Weather gives chances for all types of descriptions, but it shouldn't always rain at funerals or when characters are in bad moods. Describe cold to give readers a feeling of temperature without saying it is below freezing - Jenna's cheeks were bright red as she unwove the long hand-knitted scarf, unzipped coat. The smell of cold rose from the wool as she tossed it on the chair nearest the fire. "Thank God, you lit it," she said holding her aching hands out to the flames.

Noises and smells in a neighborhood can flesh out a story - the cock from the other side of the village went off about five minutes before her neighbor's alarm gave a ping ping ping that floated up from the window below. The street cleaner's broom scraped the pavement, followed by the village's new street washing machine that chugged and released a water scented with so much lemon that she wanted to vomit.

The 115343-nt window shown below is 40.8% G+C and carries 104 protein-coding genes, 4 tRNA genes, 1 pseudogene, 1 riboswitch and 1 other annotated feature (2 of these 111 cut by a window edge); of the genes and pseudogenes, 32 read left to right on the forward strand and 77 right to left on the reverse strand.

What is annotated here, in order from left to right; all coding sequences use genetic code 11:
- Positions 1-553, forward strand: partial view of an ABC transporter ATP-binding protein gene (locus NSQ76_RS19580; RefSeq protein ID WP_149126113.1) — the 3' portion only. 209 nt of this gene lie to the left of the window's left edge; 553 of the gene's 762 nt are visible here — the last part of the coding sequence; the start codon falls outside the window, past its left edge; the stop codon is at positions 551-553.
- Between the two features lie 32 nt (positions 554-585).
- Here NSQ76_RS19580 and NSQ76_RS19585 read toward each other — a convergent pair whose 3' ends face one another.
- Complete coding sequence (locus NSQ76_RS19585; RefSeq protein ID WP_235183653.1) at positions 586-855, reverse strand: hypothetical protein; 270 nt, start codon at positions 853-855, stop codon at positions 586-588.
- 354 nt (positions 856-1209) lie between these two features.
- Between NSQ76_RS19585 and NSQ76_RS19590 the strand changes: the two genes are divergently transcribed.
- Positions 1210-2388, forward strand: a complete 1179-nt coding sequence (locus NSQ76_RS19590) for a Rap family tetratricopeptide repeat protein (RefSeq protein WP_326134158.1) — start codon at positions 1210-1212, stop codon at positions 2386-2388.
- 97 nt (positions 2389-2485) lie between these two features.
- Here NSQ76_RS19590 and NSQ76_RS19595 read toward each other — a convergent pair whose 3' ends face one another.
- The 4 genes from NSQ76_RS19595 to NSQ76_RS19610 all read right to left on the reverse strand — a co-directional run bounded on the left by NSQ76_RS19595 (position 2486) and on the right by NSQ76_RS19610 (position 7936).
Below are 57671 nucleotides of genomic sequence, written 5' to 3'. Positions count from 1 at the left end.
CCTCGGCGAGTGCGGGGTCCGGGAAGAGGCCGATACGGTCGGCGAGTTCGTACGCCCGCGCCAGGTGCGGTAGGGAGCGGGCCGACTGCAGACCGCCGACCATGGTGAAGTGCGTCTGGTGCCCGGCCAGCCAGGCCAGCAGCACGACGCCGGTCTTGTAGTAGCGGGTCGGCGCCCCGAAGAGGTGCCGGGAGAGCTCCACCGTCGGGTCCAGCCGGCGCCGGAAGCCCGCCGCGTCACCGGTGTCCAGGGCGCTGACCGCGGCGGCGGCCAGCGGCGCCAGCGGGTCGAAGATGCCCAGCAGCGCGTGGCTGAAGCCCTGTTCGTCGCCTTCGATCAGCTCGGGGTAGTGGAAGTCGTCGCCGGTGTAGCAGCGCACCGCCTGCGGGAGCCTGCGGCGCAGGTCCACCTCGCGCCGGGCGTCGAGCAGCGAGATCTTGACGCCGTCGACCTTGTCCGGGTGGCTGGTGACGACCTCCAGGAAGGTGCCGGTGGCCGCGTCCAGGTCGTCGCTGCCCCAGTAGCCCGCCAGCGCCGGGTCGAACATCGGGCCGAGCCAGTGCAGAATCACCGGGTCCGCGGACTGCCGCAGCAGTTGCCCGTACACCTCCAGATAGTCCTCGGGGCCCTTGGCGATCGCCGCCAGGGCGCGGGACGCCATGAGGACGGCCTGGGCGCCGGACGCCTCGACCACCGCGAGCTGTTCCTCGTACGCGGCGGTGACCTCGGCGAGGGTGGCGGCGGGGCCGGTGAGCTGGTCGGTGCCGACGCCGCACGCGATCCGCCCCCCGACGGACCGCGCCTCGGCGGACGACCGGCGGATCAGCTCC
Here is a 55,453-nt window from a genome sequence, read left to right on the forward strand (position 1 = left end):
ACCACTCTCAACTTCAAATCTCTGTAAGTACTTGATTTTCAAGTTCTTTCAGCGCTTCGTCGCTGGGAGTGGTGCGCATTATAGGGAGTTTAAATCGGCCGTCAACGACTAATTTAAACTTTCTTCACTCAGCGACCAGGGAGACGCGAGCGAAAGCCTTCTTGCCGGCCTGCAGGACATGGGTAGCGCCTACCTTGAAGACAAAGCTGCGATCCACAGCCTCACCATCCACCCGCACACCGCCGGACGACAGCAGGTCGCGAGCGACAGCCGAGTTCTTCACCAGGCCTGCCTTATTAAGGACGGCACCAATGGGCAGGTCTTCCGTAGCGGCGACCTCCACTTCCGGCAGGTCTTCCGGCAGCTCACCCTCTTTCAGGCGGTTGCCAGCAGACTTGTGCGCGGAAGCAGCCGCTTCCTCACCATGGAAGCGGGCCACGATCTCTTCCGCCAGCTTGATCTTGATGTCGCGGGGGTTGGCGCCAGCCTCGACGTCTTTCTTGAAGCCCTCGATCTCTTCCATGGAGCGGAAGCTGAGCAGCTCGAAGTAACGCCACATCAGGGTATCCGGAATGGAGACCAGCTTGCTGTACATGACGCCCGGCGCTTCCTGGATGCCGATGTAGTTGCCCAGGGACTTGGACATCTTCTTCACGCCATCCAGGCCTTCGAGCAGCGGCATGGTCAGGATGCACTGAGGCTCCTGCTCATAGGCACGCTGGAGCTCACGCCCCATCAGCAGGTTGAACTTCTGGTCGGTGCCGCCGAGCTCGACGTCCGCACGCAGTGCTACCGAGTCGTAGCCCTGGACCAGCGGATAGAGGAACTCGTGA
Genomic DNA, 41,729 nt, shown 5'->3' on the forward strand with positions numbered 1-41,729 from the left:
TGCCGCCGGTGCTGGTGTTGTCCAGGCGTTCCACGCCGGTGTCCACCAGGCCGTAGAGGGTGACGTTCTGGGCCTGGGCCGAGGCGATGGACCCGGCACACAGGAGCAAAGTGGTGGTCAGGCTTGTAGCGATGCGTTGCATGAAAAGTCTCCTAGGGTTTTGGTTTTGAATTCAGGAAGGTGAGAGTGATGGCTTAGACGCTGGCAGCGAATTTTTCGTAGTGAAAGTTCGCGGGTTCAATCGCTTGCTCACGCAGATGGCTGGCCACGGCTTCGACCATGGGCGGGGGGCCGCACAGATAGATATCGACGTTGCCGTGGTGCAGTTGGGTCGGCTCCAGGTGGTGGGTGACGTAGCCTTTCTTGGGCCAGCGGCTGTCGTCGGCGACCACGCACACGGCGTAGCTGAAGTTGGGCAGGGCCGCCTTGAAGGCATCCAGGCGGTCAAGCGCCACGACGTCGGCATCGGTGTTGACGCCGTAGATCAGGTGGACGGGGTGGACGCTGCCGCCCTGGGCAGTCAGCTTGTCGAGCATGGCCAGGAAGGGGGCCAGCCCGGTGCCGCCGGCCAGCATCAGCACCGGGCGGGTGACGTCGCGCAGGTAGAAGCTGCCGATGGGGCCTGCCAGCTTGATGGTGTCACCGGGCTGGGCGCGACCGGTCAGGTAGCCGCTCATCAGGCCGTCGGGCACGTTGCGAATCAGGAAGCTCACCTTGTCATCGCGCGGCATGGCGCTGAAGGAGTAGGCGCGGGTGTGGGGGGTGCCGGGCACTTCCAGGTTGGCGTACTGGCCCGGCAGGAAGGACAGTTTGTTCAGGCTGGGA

Notes on the samples: two novels both have windows. One character wounded in war recovers by looking out. The other with a woman wounded by love looks inward. Frazier doesn't say Inman sees a road, a wall, a tree, etc. but says it might have been a painting of the same yet we know the objects are within Inman's range. Rees, on the other hand, mentions looking out the window, but her description of everything is what is happening around her and more importantly for her novel, in her.